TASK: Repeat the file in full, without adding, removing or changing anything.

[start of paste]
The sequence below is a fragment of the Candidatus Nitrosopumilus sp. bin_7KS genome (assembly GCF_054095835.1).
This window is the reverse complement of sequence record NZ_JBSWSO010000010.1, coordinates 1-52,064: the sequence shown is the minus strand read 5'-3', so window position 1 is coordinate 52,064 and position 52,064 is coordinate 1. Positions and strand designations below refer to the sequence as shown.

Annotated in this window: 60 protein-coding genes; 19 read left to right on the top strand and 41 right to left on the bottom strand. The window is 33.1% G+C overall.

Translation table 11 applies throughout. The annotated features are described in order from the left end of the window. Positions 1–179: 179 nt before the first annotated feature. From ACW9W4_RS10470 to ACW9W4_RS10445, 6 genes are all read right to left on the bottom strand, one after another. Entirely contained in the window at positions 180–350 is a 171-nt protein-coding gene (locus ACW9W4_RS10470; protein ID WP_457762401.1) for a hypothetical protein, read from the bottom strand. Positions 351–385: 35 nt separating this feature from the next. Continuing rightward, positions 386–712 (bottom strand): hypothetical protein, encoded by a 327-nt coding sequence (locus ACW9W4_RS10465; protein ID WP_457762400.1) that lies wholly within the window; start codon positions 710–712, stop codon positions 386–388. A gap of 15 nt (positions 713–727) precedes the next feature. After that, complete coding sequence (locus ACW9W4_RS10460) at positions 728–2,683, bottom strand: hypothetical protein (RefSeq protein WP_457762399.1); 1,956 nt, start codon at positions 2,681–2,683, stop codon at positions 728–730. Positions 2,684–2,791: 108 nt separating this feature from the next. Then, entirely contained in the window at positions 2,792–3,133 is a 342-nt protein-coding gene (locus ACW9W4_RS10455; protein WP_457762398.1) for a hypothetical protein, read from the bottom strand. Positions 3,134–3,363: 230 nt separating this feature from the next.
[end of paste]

The sequence below is a fragment of the Candidatus Nitrosopumilus sp. bin_7KS genome (assembly GCF_054095835.1).
This window is the reverse complement of sequence record NZ_JBSWSO010000010.1, coordinates 1-52,064: the sequence shown is the minus strand read 5'-3', so window position 1 is coordinate 52,064 and position 52,064 is coordinate 1. Positions and strand designations below refer to the sequence as shown.

Annotated in this window: 60 protein-coding genes; 19 read left to right on the top strand and 41 right to left on the bottom strand. The window is 33.1% G+C overall.

Translation table 11 applies throughout. The annotated features are described in order from the left end of the window. Positions 1–179: 179 nt before the first annotated feature. From ACW9W4_RS10470 to ACW9W4_RS10445, 6 genes are all read right to left on the bottom strand, one after another. Entirely contained in the window at positions 180–350 is a 171-nt protein-coding gene (locus ACW9W4_RS10470; protein ID WP_457762401.1) for a hypothetical protein, read from the bottom strand. Positions 351–385: 35 nt separating this feature from the next. Continuing rightward, positions 386–712 (bottom strand): hypothetical protein, encoded by a 327-nt coding sequence (locus ACW9W4_RS10465; protein ID WP_457762400.1) that lies wholly within the window; start codon positions 710–712, stop codon positions 386–388. A gap of 15 nt (positions 713–727) precedes the next feature. After that, complete coding sequence (locus ACW9W4_RS10460) at positions 728–2,683, bottom strand: hypothetical protein (RefSeq protein WP_457762399.1); 1,956 nt, start codon at positions 2,681–2,683, stop codon at positions 728–730. Positions 2,684–2,791: 108 nt separating this feature from the next. Then, entirely contained in the window at positions 2,792–3,133 is a 342-nt protein-coding gene (locus ACW9W4_RS10455; protein WP_457762398.1) for a hypothetical protein, read from the bottom strand. Positions 3,134–3,363: 230 nt separating this feature from the next.